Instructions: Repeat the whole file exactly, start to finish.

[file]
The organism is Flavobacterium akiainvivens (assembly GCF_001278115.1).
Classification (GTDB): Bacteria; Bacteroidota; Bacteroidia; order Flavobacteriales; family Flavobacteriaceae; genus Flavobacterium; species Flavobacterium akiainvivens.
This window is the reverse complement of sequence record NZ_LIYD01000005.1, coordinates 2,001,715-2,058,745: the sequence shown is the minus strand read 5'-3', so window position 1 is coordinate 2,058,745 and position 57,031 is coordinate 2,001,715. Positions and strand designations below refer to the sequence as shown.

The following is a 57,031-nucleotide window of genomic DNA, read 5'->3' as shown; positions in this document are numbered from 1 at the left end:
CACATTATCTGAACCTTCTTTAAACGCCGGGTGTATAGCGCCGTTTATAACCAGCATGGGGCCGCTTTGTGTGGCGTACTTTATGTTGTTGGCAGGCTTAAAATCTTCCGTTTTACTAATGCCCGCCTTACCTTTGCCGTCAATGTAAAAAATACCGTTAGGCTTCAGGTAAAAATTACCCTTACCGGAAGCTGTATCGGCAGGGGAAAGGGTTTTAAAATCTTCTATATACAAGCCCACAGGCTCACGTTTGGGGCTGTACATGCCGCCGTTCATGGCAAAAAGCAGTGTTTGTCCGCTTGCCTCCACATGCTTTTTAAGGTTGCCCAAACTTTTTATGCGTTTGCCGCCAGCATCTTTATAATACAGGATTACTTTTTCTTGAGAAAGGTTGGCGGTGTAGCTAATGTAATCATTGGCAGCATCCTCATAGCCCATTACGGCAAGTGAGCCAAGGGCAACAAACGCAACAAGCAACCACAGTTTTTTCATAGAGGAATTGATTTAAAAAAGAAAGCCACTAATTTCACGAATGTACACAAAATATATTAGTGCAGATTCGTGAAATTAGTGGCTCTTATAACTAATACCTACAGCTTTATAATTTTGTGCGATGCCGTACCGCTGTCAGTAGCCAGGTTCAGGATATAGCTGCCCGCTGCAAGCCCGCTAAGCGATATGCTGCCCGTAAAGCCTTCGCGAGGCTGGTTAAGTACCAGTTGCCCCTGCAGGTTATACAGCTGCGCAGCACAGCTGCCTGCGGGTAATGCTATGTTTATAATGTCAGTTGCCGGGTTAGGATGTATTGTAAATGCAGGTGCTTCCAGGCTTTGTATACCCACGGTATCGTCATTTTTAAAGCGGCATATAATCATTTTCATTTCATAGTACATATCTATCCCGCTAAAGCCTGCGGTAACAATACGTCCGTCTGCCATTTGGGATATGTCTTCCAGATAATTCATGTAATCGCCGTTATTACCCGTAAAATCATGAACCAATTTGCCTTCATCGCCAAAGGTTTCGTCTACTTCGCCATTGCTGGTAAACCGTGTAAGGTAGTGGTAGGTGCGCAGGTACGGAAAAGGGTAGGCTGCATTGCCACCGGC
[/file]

The organism is Flavobacterium akiainvivens (assembly GCF_001278115.1).
Classification (GTDB): Bacteria; Bacteroidota; Bacteroidia; order Flavobacteriales; family Flavobacteriaceae; genus Flavobacterium; species Flavobacterium akiainvivens.
This window is the reverse complement of sequence record NZ_LIYD01000005.1, coordinates 2,001,715-2,058,745: the sequence shown is the minus strand read 5'-3', so window position 1 is coordinate 2,058,745 and position 57,031 is coordinate 2,001,715. Positions and strand designations below refer to the sequence as shown.

The following is a 57,031-nucleotide window of genomic DNA, read 5'->3' as shown; positions in this document are numbered from 1 at the left end:
CACATTATCTGAACCTTCTTTAAACGCCGGGTGTATAGCGCCGTTTATAACCAGCATGGGGCCGCTTTGTGTGGCGTACTTTATGTTGTTGGCAGGCTTAAAATCTTCCGTTTTACTAATGCCCGCCTTACCTTTGCCGTCAATGTAAAAAATACCGTTAGGCTTCAGGTAAAAATTACCCTTACCGGAAGCTGTATCGGCAGGGGAAAGGGTTTTAAAATCTTCTATATACAAGCCCACAGGCTCACGTTTGGGGCTGTACATGCCGCCGTTCATGGCAAAAAGCAGTGTTTGTCCGCTTGCCTCCACATGCTTTTTAAGGTTGCCCAAACTTTTTATGCGTTTGCCGCCAGCATCTTTATAATACAGGATTACTTTTTCTTGAGAAAGGTTGGCGGTGTAGCTAATGTAATCATTGGCAGCATCCTCATAGCCCATTACGGCAAGTGAGCCAAGGGCAACAAACGCAACAAGCAACCACAGTTTTTTCATAGAGGAATTGATTTAAAAAAGAAAGCCACTAATTTCACGAATGTACACAAAATATATTAGTGCAGATTCGTGAAATTAGTGGCTCTTATAACTAATACCTACAGCTTTATAATTTTGTGCGATGCCGTACCGCTGTCAGTAGCCAGGTTCAGGATATAGCTGCCCGCTGCAAGCCCGCTAAGCGATATGCTGCCCGTAAAGCCTTCGCGAGGCTGGTTAAGTACCAGTTGCCCCTGCAGGTTATACAGCTGCGCAGCACAGCTGCCTGCGGGTAATGCTATGTTTATAATGTCAGTTGCCGGGTTAGGATGTATTGTAAATGCAGGTGCTTCCAGGCTTTGTATACCCACGGTATCGTCATTTTTAAAGCGGCATATAATCATTTTCATTTCATAGTACATATCTATCCCGCTAAAGCCTGCGGTAACAATACGTCCGTCTGCCATTTGGGATATGTCTTCCAGATAATTCATGTAATCGCCGTTATTACCCGTAAAATCATGAACCAATTTGCCTTCATCGCCAAAGGTTTCGTCTACTTCGCCATTGCTGGTAAACCGTGTAAGGTAGTGGTAGGTGCGCAGGTACGGAAAAGGGTAGGCTGCATTGCCACCGGC